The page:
Speaking of failed designs, would you like to comment on the success ratio of the designs? Although you only need one, 2/80 is rather low. Also, how did the prize designs ranked in comparison to the other 78?
That’s a crucial point. Our success rate is very low at present. In my mind this point is also connected to the question of specificity and negative design. We recently carried out an analysis with the help of 28 research teams from around the world that are interested in computational prediction of protein binding. The question in this analysis was what discriminates the inactive designs from a set of natural protein complexes. One of the most intriguing points to have come out of the analysis was that many of the surfaces that we designed are predicted to be unstable, because the backbone is poorly connected to the remainder of the designed protein. By contrast, many of the designed surfaces that are true binders have very stable backbones. This is a fascinating point as it suggests that designed surfaces are very likely to form the modeled interaction, if (and this is the crucial point) the binding surfaces actually form in experiment. Our concepts of designability and binding are constantly evolving as we’re learning what works and what doesn’t in de novo design. The exciting aspect is that this is shedding new light on evolution, binding, and has many potential applications in helping us reliably generate binders and inhibitors.
Have you gained new insights on the nature of protein-protein interactions along the way? Or was everything already there and just needed to be assembled correctly?
Yes. As I started work on this project my main focus was on elements of positive design: generate a protein sequence and conformation that best binds to the target protein. The emphasis on excluding alternatives came by thinking about what it is that makes designs that came out of early design strategies inferior to natural protein binders. Even now, as we’re tackling different protein targets and retrospectively analyzing why some designs worked and others failed our ideas about what shapes natural protein binding sites are changing. I now think that the way that binding surfaces avoid off-target binding is a crucial force in the evolution protein-protein interactions. Think about it this way: how does evolution ensure that a given protein binder would not bind to the vast number of surfaces of proteins in the crowded cell environment. There has to be a general solution to this problem, or else, each time a surface mutation arises in evolution the entire cell-repertoire of proteins would need to reconfigure in an impossibly long cascade. We know that in certain cases, mutations that do not affect the function of a the protein but form alternative binding modes cause disease. The most famous case is of sickle-cell anemia, where a surface mutation causes hemoglobin to form huge oligomers that cripple red-blood cells. I find it extremely exciting that protein design can now be used to think about issues such as the evolutionary pressures on protein-interaction networks, the thermodynamic principles of binding, as well as disease.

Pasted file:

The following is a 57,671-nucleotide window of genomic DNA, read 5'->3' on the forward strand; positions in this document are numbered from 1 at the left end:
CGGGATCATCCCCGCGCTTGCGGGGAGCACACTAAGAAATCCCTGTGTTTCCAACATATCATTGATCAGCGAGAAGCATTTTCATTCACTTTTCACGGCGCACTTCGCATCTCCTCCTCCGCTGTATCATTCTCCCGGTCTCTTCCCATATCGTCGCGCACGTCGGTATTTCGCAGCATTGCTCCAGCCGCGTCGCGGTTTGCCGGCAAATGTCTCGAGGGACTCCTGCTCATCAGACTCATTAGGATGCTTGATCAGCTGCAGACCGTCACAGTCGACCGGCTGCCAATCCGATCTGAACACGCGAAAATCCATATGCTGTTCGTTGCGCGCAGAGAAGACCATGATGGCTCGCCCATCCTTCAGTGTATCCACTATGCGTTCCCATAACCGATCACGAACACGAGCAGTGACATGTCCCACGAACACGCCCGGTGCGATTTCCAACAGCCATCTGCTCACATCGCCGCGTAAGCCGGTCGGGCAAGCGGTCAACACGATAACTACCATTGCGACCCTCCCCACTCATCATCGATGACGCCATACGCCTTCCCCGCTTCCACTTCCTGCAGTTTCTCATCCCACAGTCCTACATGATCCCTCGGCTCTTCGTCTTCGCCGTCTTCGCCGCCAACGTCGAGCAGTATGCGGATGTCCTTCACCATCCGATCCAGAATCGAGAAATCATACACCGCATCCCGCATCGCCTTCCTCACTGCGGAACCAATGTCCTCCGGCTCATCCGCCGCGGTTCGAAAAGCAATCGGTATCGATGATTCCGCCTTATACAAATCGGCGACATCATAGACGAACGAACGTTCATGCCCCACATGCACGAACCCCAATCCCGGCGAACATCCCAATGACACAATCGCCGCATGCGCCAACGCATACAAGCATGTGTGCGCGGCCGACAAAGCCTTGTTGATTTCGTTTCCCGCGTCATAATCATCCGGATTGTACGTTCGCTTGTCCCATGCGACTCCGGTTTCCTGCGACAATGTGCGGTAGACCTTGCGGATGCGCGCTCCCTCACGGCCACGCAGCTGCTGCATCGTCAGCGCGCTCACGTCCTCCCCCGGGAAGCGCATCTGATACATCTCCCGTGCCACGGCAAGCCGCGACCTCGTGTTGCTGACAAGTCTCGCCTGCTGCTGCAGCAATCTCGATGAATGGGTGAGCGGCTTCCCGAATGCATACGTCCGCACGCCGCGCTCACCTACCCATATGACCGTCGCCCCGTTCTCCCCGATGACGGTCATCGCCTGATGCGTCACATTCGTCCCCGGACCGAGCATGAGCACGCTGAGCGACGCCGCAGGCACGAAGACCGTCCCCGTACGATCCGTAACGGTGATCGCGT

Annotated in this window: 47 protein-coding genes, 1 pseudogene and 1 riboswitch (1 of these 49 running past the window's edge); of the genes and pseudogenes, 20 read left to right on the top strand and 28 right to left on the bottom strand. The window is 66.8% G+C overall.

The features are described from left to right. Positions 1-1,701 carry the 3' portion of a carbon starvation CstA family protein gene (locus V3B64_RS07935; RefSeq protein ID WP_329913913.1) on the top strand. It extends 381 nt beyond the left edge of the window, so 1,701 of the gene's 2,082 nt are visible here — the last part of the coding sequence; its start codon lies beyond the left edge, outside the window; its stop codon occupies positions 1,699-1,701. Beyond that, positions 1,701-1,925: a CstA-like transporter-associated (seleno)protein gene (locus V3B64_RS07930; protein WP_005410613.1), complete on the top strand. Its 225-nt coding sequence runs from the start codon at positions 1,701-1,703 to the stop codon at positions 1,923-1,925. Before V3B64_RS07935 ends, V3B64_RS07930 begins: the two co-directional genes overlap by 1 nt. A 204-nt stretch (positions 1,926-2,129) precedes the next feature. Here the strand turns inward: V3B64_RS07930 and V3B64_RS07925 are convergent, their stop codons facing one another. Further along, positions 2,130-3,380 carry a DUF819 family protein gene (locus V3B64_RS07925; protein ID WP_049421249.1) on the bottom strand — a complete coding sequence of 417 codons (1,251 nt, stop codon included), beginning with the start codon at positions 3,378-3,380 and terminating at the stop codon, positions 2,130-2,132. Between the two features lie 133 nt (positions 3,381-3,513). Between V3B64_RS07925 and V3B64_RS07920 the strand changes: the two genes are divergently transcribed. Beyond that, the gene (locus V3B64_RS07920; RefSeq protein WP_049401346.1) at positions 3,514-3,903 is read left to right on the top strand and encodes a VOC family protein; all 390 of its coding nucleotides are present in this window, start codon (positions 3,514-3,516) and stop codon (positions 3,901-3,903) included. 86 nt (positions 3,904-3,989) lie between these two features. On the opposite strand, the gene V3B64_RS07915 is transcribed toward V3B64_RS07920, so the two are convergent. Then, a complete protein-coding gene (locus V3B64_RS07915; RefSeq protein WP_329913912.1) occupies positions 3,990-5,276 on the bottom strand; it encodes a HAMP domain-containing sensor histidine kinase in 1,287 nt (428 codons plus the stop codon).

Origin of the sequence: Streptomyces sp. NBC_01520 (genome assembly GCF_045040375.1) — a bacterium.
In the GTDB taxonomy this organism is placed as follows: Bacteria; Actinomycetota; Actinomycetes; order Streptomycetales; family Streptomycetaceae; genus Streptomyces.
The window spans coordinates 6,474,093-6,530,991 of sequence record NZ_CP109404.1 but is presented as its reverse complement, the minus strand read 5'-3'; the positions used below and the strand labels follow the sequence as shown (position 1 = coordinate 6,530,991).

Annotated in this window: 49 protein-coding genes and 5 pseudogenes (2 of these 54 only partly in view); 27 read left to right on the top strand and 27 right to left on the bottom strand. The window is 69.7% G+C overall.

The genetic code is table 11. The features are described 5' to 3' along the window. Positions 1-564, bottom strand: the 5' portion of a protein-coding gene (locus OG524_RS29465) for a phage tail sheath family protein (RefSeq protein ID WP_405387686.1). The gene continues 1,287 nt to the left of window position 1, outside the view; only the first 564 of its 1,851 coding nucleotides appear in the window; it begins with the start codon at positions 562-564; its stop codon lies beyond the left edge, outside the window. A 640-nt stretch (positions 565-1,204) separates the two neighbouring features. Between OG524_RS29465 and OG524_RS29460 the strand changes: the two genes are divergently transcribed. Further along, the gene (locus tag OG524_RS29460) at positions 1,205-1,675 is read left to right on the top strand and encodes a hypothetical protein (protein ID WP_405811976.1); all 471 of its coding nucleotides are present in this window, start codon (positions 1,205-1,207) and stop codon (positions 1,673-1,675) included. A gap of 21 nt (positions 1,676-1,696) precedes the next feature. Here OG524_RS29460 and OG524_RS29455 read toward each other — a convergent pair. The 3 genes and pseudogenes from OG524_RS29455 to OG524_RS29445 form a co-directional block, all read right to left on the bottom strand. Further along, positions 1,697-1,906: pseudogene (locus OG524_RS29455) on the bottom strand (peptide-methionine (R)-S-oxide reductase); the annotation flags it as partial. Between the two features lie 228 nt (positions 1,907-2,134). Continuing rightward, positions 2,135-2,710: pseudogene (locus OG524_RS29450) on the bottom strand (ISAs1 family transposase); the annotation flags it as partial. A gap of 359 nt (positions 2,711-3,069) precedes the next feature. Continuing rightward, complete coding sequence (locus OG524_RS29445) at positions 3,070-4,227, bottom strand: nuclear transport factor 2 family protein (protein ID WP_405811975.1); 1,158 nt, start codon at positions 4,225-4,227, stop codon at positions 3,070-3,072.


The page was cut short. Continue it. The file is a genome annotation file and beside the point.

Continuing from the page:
What are the future plans for this design strategy? where are you going to take it too?
To best understand all the outstanding issues we need a lot more data on what works and what doesn’t. For that, we need to design proteins that bind to a variety of protein surfaces. One of the nice features of this project is that it is so multifaceted. By designing inhibitors of flu hemagglutinin, we made a molecule with potential uses as a therapeutic and diagnostic, and we also shed light on the biophysics of protein binding. Likewise, we’re now designing binders of other viral target proteins as well as biomedically interesting cellular targets. I’m expecting more insights to come from these projects.
However, the strategy is currently limited to working on sidechain-dominated interactions. One of the fascinating phenomena in protein binding is the rich world of backbone flexibility in binding. Consider how potent antibodies are as general binders. Most of this potency comes from the use of backbone flexibility. We’re currently very far away from being able to accurately capture the energetics of this phenomenon, but I’m excited to pursue it. My guess is that the same questions of how to incorporate negative design and specificity will come out as strongly as ever in this research.
Lastly, what would you say is currently the biggest challenge in computational interface design?
My impression is that we need different strategies to tackle the many different types of interactions observed in nature. We have only addressed the issue of sidechain-dominated interactions. How to design backbone-mediated interactions, as well as highly polar and charged interactions remains unanswered. Other issues are what is it that makes a protein bind to its target, which is intimately related to the question of our low success rate in de novo design. There are numerous questions that this research has raised. I consider this an especially exciting time for protein design, when questions of protein biophysics have such high stakes for our understanding of evolution, protein function, and our ability to treat and diagnose disease.